Move closer and get active: How to make urban university commutes more satisfying

By making commuting more enjoyable, workplaces, schools, and communities can become more attractive and competitive. The authors applied quantitative and qualitative methods to explore changes in commute satisfaction reported in the Fall 2017 University of Wisconsin-Milwaukee (UWM) Campus Travel Survey. Among the 2715 respondents who reported satisfaction scores for both their current commute to UWM and their previous commute to a different work or school location, 30% were more satisfied and 47% were less satisfied with their current commute. Binomial logistic regression identified several sociodemographic variables associated with increased satisfaction. In addition, respondents who had a shorter commute to UWM than their previous work or school location were 5.3 times more likely to report increased satisfaction. Respondents who shifted from a motorized mode to walking or bicycling were 2.5 times more likely to be more satisfied. Open-ended responses suggested that satisfaction with active commuting is likely due to benefits such as physical and mental health, social interaction, and being able to express values such as environmental protection and self-reliance. Importantly, active modes avoid the hassle and cost of automobile parking. Urban universities can frame strategies to promote active and sustainable travel modes as a means to support more enjoyable commute options.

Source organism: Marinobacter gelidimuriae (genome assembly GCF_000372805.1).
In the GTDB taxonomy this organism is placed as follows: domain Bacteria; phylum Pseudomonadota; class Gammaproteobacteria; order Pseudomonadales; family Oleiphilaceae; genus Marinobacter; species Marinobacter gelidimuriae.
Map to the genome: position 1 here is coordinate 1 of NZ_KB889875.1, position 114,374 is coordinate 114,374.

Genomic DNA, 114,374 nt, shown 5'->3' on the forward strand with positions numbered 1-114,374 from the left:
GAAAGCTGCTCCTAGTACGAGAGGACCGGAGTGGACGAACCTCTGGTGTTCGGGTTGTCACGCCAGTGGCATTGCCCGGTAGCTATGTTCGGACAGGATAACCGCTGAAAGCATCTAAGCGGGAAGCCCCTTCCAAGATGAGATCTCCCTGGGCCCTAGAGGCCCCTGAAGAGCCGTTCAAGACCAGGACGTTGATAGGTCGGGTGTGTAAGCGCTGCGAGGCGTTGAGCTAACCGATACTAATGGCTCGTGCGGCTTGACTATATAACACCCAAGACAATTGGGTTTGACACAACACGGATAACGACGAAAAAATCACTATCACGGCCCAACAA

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  • Accession Number: 01687731
  • Record Type: Publication
  • Files: TRIS
  • Created Date: Dec 5 2018 9:43AM